Editor’s Note: Jean-Christophe Lacour, Head of Products & Solutions, and Lionel Martig, Head of R&D, Amadeus Travel Payments co-wrote this post.
The traditional idea of an innovation is the Greek scholar Archimedes leaping out of the bath shouting “Eureka!” and running through the streets naked after single-handedly realizing how to measure the volume of irregular objects. In reality, most innovations are closer to Thomas Edison’s famous quote, “I have not failed. I’ve just found 10,000 ways that won’t work”. These two ideas of innovation encapsulate the story of how Amadeus developed a revolutionary payment solution: Amadeus Airport Pay. Spoiler alert! No-one runs through the airport naked.
Despite airlines selling more services at the airport, until now there has been no way to pay that is good for both the traveler and the airline. As a traveler, you may have experienced 3 scenarios: either you were unwillingly sent trekking across the airport to the airline sales desk, or you had to hand over your payment card to the check-in agent for them to swipe the mag stripe into the keyboard that’s shared by many airlines; hardly a good impression of security and actually very difficult for airlines to make PCI-DSS compliant! Or perhaps you paid with your chip card in a kiosk, which is a bit more reassuring, but actually not great for the airline as this has no Departure Control System (DCS) – integration.
So here is the actual problem: how can travelers pay with their chip cards at check-in, in a way that’s secure for both themselves and the airline, with a solution that allows each airline to choose their own bank, is integrated into the DCS, and all this in an environment that is often shared by several airlines (Common Use Airport Terminals) and complex to integrate into?
The beginnings of a solution
For some time, the Amadeus team had been looking at ways to crack this. We had taken an industry standards approach as Amadeus fully supports and contributes to the standards model of finding the best way to do things. We collaborated with a diverse group of industry players, and as is often the case with standards, things moved very slowly.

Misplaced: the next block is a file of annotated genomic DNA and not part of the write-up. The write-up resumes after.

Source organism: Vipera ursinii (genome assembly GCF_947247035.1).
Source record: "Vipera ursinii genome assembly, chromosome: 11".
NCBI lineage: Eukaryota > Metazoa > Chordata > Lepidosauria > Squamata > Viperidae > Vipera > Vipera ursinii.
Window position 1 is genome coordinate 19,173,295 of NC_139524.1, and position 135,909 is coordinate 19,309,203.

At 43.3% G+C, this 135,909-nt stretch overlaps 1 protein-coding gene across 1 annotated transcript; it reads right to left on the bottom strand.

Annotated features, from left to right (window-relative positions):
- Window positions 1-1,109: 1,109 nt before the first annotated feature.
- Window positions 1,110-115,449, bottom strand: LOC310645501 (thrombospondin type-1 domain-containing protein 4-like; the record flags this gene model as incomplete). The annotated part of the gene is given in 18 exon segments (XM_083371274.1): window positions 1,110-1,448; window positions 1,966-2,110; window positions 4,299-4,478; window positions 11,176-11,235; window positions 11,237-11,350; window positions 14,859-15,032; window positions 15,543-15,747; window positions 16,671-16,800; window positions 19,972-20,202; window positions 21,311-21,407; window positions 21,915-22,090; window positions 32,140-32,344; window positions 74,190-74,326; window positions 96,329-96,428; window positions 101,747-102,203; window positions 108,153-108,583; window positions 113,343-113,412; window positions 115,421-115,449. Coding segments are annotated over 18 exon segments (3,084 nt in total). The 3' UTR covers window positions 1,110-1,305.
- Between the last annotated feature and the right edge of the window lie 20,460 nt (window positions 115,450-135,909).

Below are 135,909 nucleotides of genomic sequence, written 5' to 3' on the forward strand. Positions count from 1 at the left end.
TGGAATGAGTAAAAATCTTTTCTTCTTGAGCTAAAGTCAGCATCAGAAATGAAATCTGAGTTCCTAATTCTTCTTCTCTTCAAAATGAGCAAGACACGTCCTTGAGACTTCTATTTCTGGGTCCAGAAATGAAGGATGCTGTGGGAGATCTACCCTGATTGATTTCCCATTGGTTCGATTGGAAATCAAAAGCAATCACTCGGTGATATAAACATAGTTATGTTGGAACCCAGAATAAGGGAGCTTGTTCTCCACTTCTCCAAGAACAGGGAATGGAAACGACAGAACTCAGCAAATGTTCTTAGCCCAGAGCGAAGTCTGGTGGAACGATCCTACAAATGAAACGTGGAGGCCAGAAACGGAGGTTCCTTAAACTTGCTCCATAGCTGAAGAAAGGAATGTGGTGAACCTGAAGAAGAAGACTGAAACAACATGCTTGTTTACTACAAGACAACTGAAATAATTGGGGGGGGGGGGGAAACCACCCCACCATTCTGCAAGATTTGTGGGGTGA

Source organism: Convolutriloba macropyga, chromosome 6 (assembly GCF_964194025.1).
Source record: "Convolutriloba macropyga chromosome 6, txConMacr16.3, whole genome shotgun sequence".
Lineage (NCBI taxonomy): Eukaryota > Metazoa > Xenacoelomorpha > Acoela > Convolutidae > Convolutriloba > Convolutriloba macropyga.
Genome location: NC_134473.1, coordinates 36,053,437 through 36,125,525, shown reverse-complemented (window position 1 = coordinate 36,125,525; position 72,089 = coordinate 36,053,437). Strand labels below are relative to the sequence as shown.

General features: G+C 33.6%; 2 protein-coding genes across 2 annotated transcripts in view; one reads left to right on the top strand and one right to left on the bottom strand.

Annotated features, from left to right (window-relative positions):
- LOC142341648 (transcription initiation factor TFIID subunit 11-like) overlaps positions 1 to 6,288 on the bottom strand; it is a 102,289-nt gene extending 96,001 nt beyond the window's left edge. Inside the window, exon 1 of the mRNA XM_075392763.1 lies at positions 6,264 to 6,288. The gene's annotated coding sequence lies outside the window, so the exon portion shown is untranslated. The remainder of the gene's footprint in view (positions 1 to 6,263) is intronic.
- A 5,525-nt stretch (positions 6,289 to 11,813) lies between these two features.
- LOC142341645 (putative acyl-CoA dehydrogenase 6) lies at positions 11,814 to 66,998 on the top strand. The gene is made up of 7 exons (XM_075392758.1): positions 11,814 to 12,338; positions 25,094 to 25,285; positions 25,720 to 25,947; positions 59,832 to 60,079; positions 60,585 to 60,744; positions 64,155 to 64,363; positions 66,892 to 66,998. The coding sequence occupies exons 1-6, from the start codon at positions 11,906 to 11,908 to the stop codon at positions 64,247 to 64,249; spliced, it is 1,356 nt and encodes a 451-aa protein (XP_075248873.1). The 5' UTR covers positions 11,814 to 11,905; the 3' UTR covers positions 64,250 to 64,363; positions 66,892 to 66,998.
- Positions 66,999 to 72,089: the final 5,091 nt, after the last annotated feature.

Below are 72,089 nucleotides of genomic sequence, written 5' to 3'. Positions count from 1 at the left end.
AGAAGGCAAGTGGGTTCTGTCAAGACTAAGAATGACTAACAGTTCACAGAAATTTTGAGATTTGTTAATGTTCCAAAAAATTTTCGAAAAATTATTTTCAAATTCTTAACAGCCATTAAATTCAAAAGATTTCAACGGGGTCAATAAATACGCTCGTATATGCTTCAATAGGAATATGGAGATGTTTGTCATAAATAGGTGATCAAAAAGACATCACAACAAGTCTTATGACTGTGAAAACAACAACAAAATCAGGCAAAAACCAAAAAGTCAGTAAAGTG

Innovation is a winding road
In 2013, when Lufthansa came to us for help with this problem, we were naturally excited to show the airline what we were working on. This spurred us on to be more creative and remove one major barrier. Instead of trying to come up with an easy way to integrate into these shared environments, how about bypassing them altogether? The answer was easy, go wireless! But making the whole thing happen was easier said than done.
The birth of an innovation
So, true to our Amadeus DNA, we set about finding creative solutions to the problem. With a great deal of elbow grease, tight cooperation between Amadeus R&D and product teams, a redesign of the solution along the way, and many hours looking for the right partner and POS provider, Ingenico, that could help us with the wireless gateway and meet the “contactless” mandates from card schemes, we got the job done and Amadeus Airport Pay was born.
One of the unique parts of this solution, that it is wireless, means it is completely independent of the underlying airport IT infrastructure and can be deployed surprisingly fast in any airport worldwide. It can also be connected to Amadeus Airport Common Use terminals if preferred. Lufthansa began implementing it this week for all Lufthansa Group Airlines in 170 airports worldwide and, as a user of Altéa, Airport Pay comes fully integrated with their DCS. In just 3 months’ time all 170 airports worldwide will be using the new solution. Of course, it solves payment at check-in, but this solution can be used anywhere in the airport, unlocking new merchandising opportunities for airlines. With Airport Pay, you could even sell at the departure gate!
So, next time you’re flying Lufthansa and pay quickly and easily in the airport, take a second to think about all the hard work that goes into ironing out the wrinkles of the travel experience, while you enjoy a relaxed coffee at the airport terminal.
Originally published in the Amadeus Corporate blog.